Nuclear power is needed to help reduce carbon emissions and to ensure that the UK has secure energy supplies in the future, Tony Blair has told MPs.
He spoke as the government's Energy White Paper backed a rise in renewable energy and energy efficiency measures.
It also says the "preliminary view" is to for more nuclear plants, with a new consultation launched on its merits.
But critics called the consultation a "farce" and nuclear power would be a "dangerous, dirty white elephant".
Industry Secretary Alistair Darling told MPs a decision on nuclear power was needed by the end of the year because many nuclear and coal-fired power stations are due to close within the next 20 years.
Other key points include:
Free "real time" displays given on request to show homeowners how much electricity they are using.
Working with industry to "phase out" inefficient goods such as energy-consuming standby switches.
Tougher environmental standards for new build homes, and other products.
Consultation launched on possible sites for new nuclear plants - based on assumption environmental impact is not "significantly different" to other forms of energy generation.
Triple the amount of electricity from renewable sources such as wind and wave by 2015.
Set up the world's first carbon trading scheme for large organisations such as banks and government departments.
Encourage mining of UK coal where it is economically and environmentally appropriate to reduce reliance on exports.
Mr Darling said the measures outlined could save between 22 million and 33 million tonnes of carbon emissions by 2020.
He said he wanted British industry to be at the forefront of new, green technologies, but added: "We can't become a low carbon economy in a single step."
The government had reached a preliminary view that it would be in the public interest to allow energy companies to invest in nuclear power, he said.
But, although the planning system for nuclear power stations is being streamlined, and work done to identify possible site, he said no final decision would be made until the consultation ends in October.
However Lib Dem trade and industry spokeswoman Susan Kramer said: "This consultation is a total farce. Ministers have clearly already decided to back nuclear."
Immediately before the statement was published Mr Blair told MPs at the prime minister's questions: "If we want to have secure energy supplies and reduce CO2 emissions, we have got to put the issue of nuclear power on the agenda."
Lib Dem leader Sir Menzies Campbell had accused him of appearing to "disregard the issue of risk and cost and toxic waste" and asked for more investment in renewable energy and "clean coal technology".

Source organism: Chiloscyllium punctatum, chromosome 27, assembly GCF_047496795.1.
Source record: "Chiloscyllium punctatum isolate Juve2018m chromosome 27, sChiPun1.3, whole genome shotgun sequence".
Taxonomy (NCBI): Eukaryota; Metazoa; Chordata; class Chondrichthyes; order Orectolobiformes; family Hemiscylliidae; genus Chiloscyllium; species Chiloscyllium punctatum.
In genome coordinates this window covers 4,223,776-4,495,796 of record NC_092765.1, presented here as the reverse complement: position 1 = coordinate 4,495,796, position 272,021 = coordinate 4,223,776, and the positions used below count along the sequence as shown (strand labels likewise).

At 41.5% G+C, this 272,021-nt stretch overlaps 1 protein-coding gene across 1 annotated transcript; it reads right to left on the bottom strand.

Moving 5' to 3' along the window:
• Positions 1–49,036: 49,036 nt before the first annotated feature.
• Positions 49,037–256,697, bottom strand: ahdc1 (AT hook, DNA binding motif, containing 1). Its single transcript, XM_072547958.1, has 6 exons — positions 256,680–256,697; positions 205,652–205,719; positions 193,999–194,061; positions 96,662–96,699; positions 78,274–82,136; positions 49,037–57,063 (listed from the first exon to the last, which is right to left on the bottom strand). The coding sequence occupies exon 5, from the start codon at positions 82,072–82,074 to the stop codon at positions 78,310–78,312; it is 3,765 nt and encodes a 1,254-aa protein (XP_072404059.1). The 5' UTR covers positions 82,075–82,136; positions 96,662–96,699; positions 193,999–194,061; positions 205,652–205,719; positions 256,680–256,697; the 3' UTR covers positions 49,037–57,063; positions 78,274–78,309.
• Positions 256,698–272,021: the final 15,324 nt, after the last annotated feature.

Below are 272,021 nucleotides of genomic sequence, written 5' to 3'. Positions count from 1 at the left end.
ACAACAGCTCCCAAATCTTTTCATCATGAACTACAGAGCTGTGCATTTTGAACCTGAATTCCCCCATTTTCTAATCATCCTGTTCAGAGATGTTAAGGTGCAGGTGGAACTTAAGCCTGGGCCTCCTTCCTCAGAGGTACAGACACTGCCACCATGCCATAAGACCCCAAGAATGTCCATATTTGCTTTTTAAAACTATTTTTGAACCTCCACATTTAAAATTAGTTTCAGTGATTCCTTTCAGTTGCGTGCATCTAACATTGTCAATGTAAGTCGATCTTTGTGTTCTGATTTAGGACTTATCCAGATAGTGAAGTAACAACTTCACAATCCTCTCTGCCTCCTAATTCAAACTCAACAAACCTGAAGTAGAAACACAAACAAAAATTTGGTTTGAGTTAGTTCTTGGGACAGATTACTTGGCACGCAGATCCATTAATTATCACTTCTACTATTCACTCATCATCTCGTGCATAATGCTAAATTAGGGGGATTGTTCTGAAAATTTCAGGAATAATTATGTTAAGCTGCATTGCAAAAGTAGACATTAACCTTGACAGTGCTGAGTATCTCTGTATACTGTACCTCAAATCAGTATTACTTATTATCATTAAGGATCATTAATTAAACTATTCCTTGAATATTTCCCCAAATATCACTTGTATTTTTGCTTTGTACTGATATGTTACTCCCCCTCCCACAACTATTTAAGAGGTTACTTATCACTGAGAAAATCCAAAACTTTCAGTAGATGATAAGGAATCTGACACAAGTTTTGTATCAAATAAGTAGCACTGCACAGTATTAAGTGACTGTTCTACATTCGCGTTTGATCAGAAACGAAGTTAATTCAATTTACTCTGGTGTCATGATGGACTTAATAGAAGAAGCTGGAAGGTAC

But Mr Blair replied: "We are not going to be able to make up through wind farms all the deficit on nuclear power. We are just not going to be able to do it."
The planning process for power stations is set to be streamlined by changes outlined on Monday.
And Chancellor Gordon Brown - who will take over as prime minister in June - is also thought to back building more nuclear power stations.
The White Paper was originally due to be published in March, but the government was told to consult again after a legal challenge by environmental campaign group Greenpeace.
The Lib Dems, and some environmental groups, said that allowing new nuclear power stations to be built would draw investment away from renewable energy and other "green technologies" - like carbon capture.
Friends of the Earth's Roger Higman told the BBC: "The fear we have is that by investing in nuclear, we will invest in a dangerous, dirty white elephant."
For the Green Party, Caroline Lucas said: "By prioritising the construction of new nuclear power stations over reducing demand for energy ... the government is not only missing a trick, it is undermining efforts to tackle climate change."
Shadow trade and industry secretary Alan Duncan said: "Whatever the rhetoric, there is nothing in this White Paper that will guarantee that a single nuclear power station will be built."
"Business will only invest in nuclear power if it knows its costs - it needs certainty about carbon, decommissioning, and waste."
He added that the government's failure to agree a pilot "carbon capture" project, meant any chance of it happening had been seriously delayed.
The Tories are in favour of nuclear power as a alast resort but oppose subsidies or price guarantees for nuclear firms.
But in Scotland the SNP minority government reiterated its opposition to any new nuclear power stations.
Trade and industry spokesman Mike Weir said there was much the party could support in the White Paper - especially on renewables and energy efficiency.
He added: "There is, however, a massive white elephant in the room in the shape of nuclear power.
"The Scottish people are against new nuclear power stations and the government of Scotland will not allow the construction of new nuclear power stations in our country."
BBC Scotland Political Editor Brian Taylor said there was unlikely to be a "big clash" between the two parliaments, as there was already "something approaching a deal" to allow Scotland's energy requirements to be met by a huge increase in renewable energy.